• Chlorine from 1 ppm to 3 ppm

You can put chemical tablets in your skimmer baskets, but you should also make sure to have a plastic chlorinator basket that attaches to the filter system. Make sure it is plastic, because the chemical tablets have a low acid content that can eat through metal.

Wait for the Water to Clear: Now that you have shocked and chemically cleaned your pool, the water will look a little cloudy. It is important to wait for the water to turn clear before you jump in and enjoy it. This time lets the chemicals do their job of balancing and disinfecting and makes your pool is safe for swimmers.

Clean Debris: Once the water has cleared, now it is time to vacuum or scoop out any leaves or other large debris that may be floating around in the pool. You can also use your skimmer basket to clean off the surface. It is a good idea to do this maintenance on the pool at least once a month after you open it.

Maintenance: As mentioned above, now that your pool is ready for use, it’s a good idea to keep up good maintenance on the pool throughout the summer season. Vacuum and skim clean the pool monthly or even weekly. Do a chemical balance check once a month as well. Keeping up a good maintenance schedule for your pool will ensure it lasts longer and has the best performance. If you want more detailed information on pool maintenance, check out Complete Protection’s blog here.

Now that you have completed these steps, it’s time to dust off those lounge chairs, blow up those floaties, and get out there and enjoy your pool time. Be sure and grab that big glass of lemonade before you head out into the sun!

Rent or Buy a Home: The Pros and Cons

Rent or Buy a Home: The Pros and Cons

To Rent or To Buy? That is the question.

When you start out and live on your own for the first time, it seems easiest to rent a place, whether it’s a house or apartment. Here we will go over both options to see whether it’s better to rent or buy your home depending on your situation.

Questions to Ask Yourself

The first question you need to ask yourself as you set out on your own is simple. How long do you plan to stay in this location? Is it temporary while you are in school, interning at a job, or just seeing if you like the area? Do you know that you will stay in the area for many years?

The next question is how much money are you looking to put into the move? Initial costs can be steep no matter which way you go, but buying a home has a much pricier up-front cost. Often where you move to depends on how much you can afford at that time.

Renting – The Pros

Ease of Relocation

If you plan to stay in an area temporarily, renting is your best option. Most leases are for a year, and some even let you go month to month. This is great if you are new to the area and want to determine if it’s a good location for you. If you are a college student and just staying for school, or if you have a temporary job in the area, renting is your best bet.

Repairs and Maintenance

One major benefit of renting is fewer out-of-pocket expenses as things go wrong. The homeowner or property manager is the one responsible for most repairs. Air conditioner not working? Dishwasher broken? These are things that the property owner should take care of for you.

Credit Requirement

Most landlords know that many people who are renting are just getting out on their own, building their life, or even downsizing in retirement. This can make them more relaxed on what they think is a good credit score. This could be to your benefit as renting and staying in good standing will help you build that credit as you build your future. Typically, as long as you don’t have a credit report filled with outstanding balances or bankruptcies, you should be able to find a landlord willing to rent to you.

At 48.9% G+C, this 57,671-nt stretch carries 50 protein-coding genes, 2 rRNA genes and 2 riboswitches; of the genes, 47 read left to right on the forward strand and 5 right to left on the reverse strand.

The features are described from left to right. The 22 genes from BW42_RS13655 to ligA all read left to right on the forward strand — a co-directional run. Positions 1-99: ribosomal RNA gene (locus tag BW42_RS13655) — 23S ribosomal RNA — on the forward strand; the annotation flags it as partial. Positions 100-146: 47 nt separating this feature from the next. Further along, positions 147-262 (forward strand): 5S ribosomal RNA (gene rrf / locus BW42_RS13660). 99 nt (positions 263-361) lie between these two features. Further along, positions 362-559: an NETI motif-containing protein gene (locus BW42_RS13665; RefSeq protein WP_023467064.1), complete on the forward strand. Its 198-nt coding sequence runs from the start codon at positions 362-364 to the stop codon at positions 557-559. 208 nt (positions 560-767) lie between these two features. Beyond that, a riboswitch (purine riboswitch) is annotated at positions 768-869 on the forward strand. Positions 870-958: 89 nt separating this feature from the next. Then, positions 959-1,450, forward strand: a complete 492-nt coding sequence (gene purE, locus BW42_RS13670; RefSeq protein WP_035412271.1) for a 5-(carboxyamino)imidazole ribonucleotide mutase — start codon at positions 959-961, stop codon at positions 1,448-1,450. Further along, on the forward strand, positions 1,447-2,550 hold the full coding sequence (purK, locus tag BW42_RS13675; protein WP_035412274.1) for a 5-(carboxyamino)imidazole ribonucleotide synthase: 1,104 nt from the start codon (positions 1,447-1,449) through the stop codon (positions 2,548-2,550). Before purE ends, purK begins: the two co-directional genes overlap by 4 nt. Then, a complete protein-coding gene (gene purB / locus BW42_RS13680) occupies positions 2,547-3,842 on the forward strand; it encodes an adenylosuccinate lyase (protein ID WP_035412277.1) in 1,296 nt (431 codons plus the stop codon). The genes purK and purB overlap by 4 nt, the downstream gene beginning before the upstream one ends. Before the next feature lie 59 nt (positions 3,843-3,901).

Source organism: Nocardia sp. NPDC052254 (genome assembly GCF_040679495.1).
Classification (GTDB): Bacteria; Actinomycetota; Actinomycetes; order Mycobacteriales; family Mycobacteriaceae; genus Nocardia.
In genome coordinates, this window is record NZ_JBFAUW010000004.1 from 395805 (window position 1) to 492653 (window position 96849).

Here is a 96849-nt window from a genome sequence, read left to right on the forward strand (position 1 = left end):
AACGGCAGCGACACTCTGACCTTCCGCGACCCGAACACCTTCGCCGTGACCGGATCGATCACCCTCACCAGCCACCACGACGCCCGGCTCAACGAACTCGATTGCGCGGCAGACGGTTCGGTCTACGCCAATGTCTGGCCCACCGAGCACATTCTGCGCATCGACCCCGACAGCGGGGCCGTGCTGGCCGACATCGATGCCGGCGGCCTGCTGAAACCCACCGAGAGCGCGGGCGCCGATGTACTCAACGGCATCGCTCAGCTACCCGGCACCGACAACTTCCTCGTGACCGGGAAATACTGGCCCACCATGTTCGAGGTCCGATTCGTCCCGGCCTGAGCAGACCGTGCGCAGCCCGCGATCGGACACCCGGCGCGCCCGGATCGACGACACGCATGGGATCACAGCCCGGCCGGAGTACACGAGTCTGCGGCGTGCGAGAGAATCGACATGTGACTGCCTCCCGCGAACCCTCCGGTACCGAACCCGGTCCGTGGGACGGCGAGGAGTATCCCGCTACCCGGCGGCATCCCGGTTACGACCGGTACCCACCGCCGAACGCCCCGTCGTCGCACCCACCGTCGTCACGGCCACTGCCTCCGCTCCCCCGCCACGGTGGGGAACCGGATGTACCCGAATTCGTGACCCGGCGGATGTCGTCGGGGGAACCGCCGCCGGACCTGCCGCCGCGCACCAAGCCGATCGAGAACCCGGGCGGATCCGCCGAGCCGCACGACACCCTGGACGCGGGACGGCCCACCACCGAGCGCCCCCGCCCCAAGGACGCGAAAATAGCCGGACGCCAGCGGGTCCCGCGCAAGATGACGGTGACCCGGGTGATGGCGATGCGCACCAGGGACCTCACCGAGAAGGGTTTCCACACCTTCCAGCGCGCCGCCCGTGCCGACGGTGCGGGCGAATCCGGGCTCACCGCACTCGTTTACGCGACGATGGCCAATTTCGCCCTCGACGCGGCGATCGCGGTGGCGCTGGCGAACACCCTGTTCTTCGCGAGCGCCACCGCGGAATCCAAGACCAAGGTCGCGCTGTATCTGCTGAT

Some Utilities Included

In some cases (especially with apartments), some utility costs are included in your rent. This could include trash services, water, lawn care, or more. Having these utilities included in your monthly rent will reduce your outgoing expenses.

No Exposure to Real Estate Market

When you are just renting, it is not your concern if the market value of the home you live in fluctuates. Leave those concerns for your landlord!

Renting – The Cons

No Equity Building

When renting, you have no equity gain from the money you are paying each month. Unless you are in a rent-to-own agreement, each dollar you give to a landlord for rent is now gone. If you plan on staying in this location for a long period of time, then buying a home may be a better option for you.

Less Housing Security

Most states have laws in place that do not allow for a landlord to evict tenants without substantial notice, but there is still uncertainty. Even though the landlord may need to give up to 60 days notice, there is still a chance that the landlord could sell the property you are living in or need it for something else. If you own your home, there is no uncertainty that you will be without a house as long as you pay your mortgage.

No Federal Tax Benefits

By just renting your home, you are losing out on the tax benefits that come with home ownership. As a homeowner, you can deduct property tax and mortgage interest rates on federal taxes. When renting, you are unable to do this, and it could raise your federal tax liability by several thousand dollars.

Limited Control over Ongoing Costs

Renting your home leaves you open for the landlord to raise your rent once the lease is up due to housing market fluctuations. Unless you live in an area that has rent control laws, the landlord is allowed to do this. Hopefully you develop a good enough relationship with your landlord that this may not be a problem, but if the housing market takes a nice tumble, you could be facing pricey rent increases.

Buying – The Pros

Building Equity Over Time

With most mortgages, a portion of your payment goes to the principal balance of your loan. Once a loan reaches a certain percentage of principal paid, you are able to take out a home equity loan to make updates to the home or possibly refinance the loan to a lower interest rate. Making updates to the home can boost the resale value if you decide to sell later on, and it will boost the equity you put into the home.

Tax Benefits